Living in a cold or dry climate increases your risk for EoE.
Seasons of the Year:
Individuals are more likely diagnosed between spring and fall when environmental allergens are higher and people are outdoors more often.
How is Eosinophilic Esophagitis Diagnosed?
If your child is suspected to have EoE, several tests may be performed, including an upper endoscopy and/or biopsy of the esophagus.
An upper endoscopy uses a long narrow tube with a camera on the end. This is inserted through the mouth and down the esophagus, allowing the doctor to view the esophagus and look for swelling (a sign of increased eosinophils), or any other signs associated with EoE.
A biopsy involves taking a sample of the esophagus tissue from several locations (usually two to four).
Additional tests, such as blood tests, medications, a food patch test, and diet modifications may be used to confirm the diagnosis.
EoE Treatment: How We Help Children
EoE is a chronic, relapsing disease requiring ongoing treatment.
Here are the most common treatment approaches:
Diet Changes and Modifications
The protein in these foods must be removed from the diet on a long-term basis in order for the symptoms to resolve.
The irony of EoE is that your child’s body may be reacting to a food they eat everyday – like wheat found in bread, pasta and cereal. You may not realize these foods are a problem. That’s because the allergic response is internal (in the throat) and low-grade, unlike a traditional food allergy.
If you learn that a food or more than one food is causing symptoms, those foods must be removed from the diet.
Elemental diets are sometimes used to get rid of all food sources of protein while covering your child’s nutritional requirements, especially if multiple foods need to be removed from the diet.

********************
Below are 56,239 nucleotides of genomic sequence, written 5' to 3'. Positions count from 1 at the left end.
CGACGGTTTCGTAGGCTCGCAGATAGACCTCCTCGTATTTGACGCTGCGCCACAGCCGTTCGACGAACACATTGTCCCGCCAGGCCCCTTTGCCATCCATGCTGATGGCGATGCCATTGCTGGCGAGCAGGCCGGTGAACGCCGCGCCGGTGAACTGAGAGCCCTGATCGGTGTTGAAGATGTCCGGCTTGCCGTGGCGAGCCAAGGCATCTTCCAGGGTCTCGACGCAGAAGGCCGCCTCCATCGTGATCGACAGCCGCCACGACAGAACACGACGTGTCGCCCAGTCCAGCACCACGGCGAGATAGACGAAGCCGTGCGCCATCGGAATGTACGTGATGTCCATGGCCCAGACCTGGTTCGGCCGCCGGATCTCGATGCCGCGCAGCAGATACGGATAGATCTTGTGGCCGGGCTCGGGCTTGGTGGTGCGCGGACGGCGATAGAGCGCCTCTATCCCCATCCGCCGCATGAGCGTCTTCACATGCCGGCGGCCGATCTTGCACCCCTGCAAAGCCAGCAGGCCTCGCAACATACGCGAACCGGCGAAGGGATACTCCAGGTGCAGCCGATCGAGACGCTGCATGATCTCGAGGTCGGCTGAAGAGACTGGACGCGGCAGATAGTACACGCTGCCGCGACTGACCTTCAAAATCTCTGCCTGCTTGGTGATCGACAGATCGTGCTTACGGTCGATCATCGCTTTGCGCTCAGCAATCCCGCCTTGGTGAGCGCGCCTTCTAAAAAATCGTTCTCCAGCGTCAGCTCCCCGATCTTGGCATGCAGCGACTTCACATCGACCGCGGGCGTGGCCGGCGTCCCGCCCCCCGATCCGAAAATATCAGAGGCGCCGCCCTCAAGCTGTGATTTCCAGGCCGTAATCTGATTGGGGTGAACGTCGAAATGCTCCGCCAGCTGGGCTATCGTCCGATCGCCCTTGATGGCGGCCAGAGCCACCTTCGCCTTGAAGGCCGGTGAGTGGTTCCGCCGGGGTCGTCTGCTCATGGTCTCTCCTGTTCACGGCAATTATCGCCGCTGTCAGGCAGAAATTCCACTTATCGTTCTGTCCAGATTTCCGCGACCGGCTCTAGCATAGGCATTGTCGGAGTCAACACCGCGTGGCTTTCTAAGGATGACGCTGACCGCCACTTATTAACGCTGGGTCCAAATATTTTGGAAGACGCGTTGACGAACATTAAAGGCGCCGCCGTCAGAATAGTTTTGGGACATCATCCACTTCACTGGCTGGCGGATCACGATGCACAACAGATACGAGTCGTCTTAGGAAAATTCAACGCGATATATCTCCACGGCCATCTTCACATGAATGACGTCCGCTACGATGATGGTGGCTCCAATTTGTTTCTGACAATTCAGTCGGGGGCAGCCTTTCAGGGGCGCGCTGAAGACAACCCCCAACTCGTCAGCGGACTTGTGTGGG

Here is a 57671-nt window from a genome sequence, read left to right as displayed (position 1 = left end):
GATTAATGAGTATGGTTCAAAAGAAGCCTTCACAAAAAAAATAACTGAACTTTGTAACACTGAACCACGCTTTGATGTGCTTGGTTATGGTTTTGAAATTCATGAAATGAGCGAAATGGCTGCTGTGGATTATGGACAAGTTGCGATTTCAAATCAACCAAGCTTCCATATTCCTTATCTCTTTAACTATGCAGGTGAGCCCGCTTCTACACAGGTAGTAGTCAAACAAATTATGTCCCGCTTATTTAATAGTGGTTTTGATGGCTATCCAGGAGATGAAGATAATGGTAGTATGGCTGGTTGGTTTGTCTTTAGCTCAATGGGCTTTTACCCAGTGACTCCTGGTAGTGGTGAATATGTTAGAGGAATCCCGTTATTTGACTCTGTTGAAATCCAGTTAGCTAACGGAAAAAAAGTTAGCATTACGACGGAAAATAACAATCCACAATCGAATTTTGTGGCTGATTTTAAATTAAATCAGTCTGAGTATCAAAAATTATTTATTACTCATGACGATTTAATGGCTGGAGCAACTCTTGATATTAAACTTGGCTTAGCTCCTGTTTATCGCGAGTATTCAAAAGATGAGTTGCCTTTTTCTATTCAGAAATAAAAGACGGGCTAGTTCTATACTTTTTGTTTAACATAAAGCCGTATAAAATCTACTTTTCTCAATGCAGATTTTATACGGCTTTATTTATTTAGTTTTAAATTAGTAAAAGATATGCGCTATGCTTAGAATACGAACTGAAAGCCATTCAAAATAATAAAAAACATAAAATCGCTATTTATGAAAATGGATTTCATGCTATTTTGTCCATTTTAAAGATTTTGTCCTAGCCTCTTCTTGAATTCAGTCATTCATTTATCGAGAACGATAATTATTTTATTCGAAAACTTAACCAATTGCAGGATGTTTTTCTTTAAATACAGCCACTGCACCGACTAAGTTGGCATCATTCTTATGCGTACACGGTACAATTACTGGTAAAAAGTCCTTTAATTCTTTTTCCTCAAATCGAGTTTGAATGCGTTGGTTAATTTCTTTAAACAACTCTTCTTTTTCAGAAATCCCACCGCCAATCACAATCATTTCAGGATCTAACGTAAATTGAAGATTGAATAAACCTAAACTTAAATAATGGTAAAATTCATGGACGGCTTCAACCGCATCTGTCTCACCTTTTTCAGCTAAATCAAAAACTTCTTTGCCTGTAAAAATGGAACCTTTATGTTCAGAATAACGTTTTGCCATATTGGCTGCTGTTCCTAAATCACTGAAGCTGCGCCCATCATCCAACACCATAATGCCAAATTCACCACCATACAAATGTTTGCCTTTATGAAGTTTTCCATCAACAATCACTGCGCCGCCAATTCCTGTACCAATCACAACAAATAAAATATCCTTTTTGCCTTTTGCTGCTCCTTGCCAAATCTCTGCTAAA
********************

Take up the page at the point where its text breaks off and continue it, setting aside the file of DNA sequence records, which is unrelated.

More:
Some cases of EoE require significant dietary changes. In other cases, special formulas that are allergen-free and made with amino acids (the broken down form of protein) are used to ensure enough nutrition is provided while taking out the whole protein allergen from food.
You can imagine how challenging it would be to feed a child who is allergic to multiple allergens like egg, wheat and dairy which are widespread in our food supply!
Medications for EoE
Several medications may be used in the treatment of EoE. Typically, an acid blocker is tried first, but some people don’t show improvement.
A topical steroid applied to the interior of the throat may be used. This can help relieve swelling in some individuals without the side effects associated with steroids.
If these medications don’t work, steroids, such as prednisone, may be prescribed.
Steroids may decrease eosinophils and allow the throat to heal. Some individuals may be on steroids for an ongoing basis.
Dilation for Eosinophilic Esophagitis
Some people will experience narrowing of the esophagus, known as strictures. In this case, a procedure called dilation may be recommended. This procedure widens the esophagus and makes swallowing easier. However, there are risks of tearing of the esophagus, so discuss this option carefully with your doctor.
Want to Learn More?
Read: The ARFID Guide for suspicion of ARFID in children.
Be sure to check out The Ultimate Guide to Feeding the Picky Eater!
Listen: The Best of Extreme Picky Eating
Got a child with ADHD? Check out my resources.